When travelling overland you’re sometimes faced with the decision between exploring all by yourself or taking a guided tour from someone who knows the area, the best way of getting around and the most interesting information. In essence, that’s the difference between a tour vs independent holidays and it’s up to personal preference which one suits you and your destination the best.
Of course, each style has its advantages. Guided tours are far more convenient and there is some accountability if things don’t quite live up to your expectations. Plus you can guarantee you’ll see everything you want to on your trip, and have the time to do it. Independent travel offers freedom, of both movement and choice. However, if it goes wrong, you’ve got no one else to blame.
Essentially, the choice between the two types of holiday very much depends on two factors. Firstly, it depends on what kind of person you are – and bear in mind that this can change throughout your life and is not set in stone. And secondly, it’s what kind of holiday you’re looking for. Assessing these accurately before you go can help you to decide exactly what kind of travel you should arrange.
Tour vs independent: personal choice
If you’re an adventure loving, rough and ready type that loves exploring and discovering new places, the regimented structure of a guided tour might be too restrictive for you. If the thought of pre-selected hotel packages, bus schedules and guides telling you their version rather than you finding out doesn’t appeal, then a guided tour or holiday package might not be for you.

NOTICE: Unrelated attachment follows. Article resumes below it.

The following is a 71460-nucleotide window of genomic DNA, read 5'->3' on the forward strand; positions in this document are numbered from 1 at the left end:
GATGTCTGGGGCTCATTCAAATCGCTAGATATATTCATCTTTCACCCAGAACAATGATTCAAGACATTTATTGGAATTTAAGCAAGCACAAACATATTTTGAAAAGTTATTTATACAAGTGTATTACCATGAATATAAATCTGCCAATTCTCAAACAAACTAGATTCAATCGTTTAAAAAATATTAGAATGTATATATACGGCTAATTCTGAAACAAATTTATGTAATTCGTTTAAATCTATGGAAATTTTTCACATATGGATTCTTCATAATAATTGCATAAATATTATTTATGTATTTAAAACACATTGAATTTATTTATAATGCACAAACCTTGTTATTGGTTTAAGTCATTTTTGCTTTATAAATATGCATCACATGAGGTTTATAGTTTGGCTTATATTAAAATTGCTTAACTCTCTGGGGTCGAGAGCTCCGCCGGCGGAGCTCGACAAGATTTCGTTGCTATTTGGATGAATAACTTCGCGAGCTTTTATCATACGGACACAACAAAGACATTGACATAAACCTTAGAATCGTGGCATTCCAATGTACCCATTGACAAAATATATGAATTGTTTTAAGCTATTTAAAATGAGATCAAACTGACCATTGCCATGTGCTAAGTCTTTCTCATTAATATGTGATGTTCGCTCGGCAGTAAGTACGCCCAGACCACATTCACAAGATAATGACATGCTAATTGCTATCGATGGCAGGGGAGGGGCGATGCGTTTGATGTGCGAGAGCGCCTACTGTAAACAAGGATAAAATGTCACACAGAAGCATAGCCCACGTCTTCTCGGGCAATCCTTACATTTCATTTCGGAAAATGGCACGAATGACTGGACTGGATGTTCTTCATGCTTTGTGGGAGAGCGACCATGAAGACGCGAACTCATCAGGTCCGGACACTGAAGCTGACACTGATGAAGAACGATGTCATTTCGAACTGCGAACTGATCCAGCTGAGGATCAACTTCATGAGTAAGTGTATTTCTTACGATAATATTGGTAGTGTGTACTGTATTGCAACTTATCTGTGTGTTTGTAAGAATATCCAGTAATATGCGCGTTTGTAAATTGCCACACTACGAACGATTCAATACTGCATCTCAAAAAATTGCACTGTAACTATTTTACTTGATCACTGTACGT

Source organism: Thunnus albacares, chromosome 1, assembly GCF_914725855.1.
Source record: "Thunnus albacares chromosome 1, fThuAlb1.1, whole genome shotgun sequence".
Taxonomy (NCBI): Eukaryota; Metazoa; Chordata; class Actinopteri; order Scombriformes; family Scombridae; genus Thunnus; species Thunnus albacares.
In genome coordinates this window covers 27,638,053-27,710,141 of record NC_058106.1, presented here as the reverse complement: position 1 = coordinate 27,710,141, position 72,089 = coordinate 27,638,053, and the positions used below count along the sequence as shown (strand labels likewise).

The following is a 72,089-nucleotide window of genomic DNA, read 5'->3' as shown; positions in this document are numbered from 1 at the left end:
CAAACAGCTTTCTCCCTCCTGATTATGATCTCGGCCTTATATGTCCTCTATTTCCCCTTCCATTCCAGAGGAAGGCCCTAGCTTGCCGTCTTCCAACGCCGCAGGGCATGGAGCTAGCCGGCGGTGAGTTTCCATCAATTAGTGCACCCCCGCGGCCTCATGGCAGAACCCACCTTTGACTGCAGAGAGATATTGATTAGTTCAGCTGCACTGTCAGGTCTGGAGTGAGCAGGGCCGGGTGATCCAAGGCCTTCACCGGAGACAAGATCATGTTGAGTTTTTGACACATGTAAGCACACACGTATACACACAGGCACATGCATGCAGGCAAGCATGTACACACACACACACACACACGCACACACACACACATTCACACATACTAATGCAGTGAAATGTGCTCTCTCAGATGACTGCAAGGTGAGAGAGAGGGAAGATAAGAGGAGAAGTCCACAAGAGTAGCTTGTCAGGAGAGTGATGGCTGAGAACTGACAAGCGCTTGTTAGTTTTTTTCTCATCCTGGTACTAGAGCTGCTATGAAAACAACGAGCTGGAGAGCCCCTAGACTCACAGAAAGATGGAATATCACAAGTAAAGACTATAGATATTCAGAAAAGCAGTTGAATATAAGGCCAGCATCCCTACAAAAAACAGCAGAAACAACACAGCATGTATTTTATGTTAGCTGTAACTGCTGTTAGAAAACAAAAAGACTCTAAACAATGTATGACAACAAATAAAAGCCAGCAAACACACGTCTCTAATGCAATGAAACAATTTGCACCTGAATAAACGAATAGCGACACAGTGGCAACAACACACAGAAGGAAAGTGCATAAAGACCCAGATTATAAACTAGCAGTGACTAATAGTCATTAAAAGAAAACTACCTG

However, guided tours often have the best and most convenient access to landmarks and accommodation. Turn up in a town with nothing booked and you might find your choices are somewhat limited. Go independent travelling at the wrong time of year and you might end up staying in some godforsaken, roach-infested hellhole (which is exactly what some people are looking for, of course).
One main point to bear in mind is that while self-directed travel sometimes means you stumble across incredible sites and make magnificent discoveries, this is far from guaranteed. Often it is the case that it’s only a guide who truly knows the destination and can show you the very best a place has to offer. Also some guided tours take you to very hard to reach places that perhaps you would not get to see on your own.
Tour vs independent: holiday types
Even the most adventurous types enjoy a break now and then. There aren’t many feelings in the world like navigating your own way through East Africa or South America, catching death defying buses and meeting incredibly warm locals. But kicking back at the end of the day on a planned tour on a white sandy beach, with a cocktail in hand is far more relaxing then looking for accommodation or even worse still being on a bus.
Likewise, if you’ve spent the last few years being babysat by an over-attentive tour guide, the idea of getting out and experiencing a real adventure on your own might be very appealing. We all enjoy a change every now and then, and what better time to do it than when you’re away?
Tour vs independent: time
One of the major advantages of going on a tour is time. When you have a planned itinerary, organised travel and you don’t have to spend countless hours waiting for connections, then suddenly this frees up much more time for enjoying yourself. If you’re taking a year out to explore South America, time might not be of the essence. But on smaller overland trips, a guided tour helps you to maximise your quality time away.
Choosing the right kind of break for you essentially involves striking the right balance between the kind of trip you like, and the kind of trip you need. Ask yourself both those questions and you should come up with the right answer. Both kinds of holiday have the plus and minus points, all you have to do is a simple equation.